The Procurement Value Proposition: The Rise of Supply Management – Chapter 2

Chapter 2: Procurement Maturity: Understanding Performance Versus Value

 

Overview

In Chapter 1 we looked at the origins of procurement, along with some of the early approaches to spend analysis and the development of appropriate categories as a basis for strategic sourcing. These approaches provide some guidelines into the roots of the current radical shift under way in procurement, as well as some of the pioneering efforts to build strategic capability.

This chapter is designed to offer some insights into how procurement has evolved. We introduce a maturity model to help the reader understand the levels at which different procurement functions are capable of operating at, and the journey of change that organizations move through as they improve. This relates back to our idea of change as a core necessity for success. Procurement needs to change, and a refusal to do so will most surely result in its demise.

Here we look at the value of procurement to the enterprise; how this value is delivered into the business in terms of the service mix – that is, how procurement performs, its level of capability; what level of capability we have today, or need to change; and how efficient and effective procurement is in the execution of its role.

Today’s global marketplace is perhaps best described as unpredictable: increased exposure to shocks and disruption risk pervades economies, financial markets and supply chains like never before. Complexity exacerbates the problem; even minor mishaps and miscalculations can have major consequences as their impacts have almost immediate effect. Some of the biggest changes occurring in today’s global environment were enumerated by Handfield et al in a study of global supply chain executives in Europe, North America, Brazil, India, China, and Russia.[1]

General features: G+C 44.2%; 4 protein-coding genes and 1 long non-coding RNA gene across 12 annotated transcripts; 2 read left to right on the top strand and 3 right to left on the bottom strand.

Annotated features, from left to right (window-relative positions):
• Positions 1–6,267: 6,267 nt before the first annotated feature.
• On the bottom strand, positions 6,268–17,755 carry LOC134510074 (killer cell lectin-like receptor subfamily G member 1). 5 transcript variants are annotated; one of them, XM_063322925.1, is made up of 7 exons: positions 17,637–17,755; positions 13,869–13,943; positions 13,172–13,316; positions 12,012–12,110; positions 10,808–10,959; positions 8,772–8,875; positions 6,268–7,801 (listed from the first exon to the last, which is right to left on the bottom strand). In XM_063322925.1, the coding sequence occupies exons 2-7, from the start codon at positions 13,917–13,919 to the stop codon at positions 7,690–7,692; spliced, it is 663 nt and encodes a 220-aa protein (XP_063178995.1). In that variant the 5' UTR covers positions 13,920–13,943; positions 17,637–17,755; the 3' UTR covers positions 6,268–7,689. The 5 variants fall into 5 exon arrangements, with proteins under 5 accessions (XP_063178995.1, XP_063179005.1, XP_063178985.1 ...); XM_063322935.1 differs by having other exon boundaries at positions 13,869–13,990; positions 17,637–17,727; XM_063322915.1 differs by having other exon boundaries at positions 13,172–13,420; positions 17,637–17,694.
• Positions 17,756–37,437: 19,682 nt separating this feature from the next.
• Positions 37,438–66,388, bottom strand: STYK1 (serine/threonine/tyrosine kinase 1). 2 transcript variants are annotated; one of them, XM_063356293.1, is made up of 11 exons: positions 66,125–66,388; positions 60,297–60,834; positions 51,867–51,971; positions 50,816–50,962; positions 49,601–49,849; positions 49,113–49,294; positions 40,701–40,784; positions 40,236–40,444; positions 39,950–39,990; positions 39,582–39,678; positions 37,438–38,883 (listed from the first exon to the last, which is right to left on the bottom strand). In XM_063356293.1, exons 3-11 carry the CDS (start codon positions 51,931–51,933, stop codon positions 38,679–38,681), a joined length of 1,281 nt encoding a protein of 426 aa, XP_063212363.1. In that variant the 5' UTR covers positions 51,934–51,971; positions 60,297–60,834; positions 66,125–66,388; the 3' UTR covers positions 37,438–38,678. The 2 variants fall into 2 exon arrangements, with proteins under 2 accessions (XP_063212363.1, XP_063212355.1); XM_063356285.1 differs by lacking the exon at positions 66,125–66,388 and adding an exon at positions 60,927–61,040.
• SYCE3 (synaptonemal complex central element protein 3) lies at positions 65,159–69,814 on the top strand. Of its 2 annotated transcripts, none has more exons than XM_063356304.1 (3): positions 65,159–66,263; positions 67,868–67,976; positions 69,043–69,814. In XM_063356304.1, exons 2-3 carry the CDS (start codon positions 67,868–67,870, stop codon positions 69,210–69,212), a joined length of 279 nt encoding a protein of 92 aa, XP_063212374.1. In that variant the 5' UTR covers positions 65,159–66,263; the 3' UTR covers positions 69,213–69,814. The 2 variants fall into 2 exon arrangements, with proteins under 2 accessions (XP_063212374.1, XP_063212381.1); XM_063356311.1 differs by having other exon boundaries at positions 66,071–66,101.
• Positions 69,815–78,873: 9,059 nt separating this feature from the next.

[1]Handfield, Robert et al (2013) Trends and Strategies in Logistics and Supply Chain Management, BVL International, Berlin.

Organizations continue to grow their supply chain global footprint

Organizations in multiple sectors are continuing to pursue global growth strategies that focus on expansion into new regions. In particular, the focal BRIC countries (Brazil, Russia, India and China) represent major targets for expansion, but with them come a host of new problems that enterprises have little to no experience in dealing with in terms of logistics capabilities. Major growth strategies are driven by economic realities, currency movements, government regulations, or access to existing logistics networks. With globalization, the need to partner with local logistics service providers becomes an imperative. Such providers understand domestic transportation issues, and can plan to develop long-term solutions to complex local distribution challenges.

As companies expand globally, so does supply chain complexity

Globalization of organizational supply chains is continuing to expand as organizations seek growth markets in the BRIC countries, which has proven to be a lucrative target but has also changed direction. Globalization is now increasingly linked to labour costs in countries such as China, as well as fuel costs and regulatory shifts, which are in turn driving a dramatic impact on where companies source, where they produce, and the complexity of processes required to sell to the customer.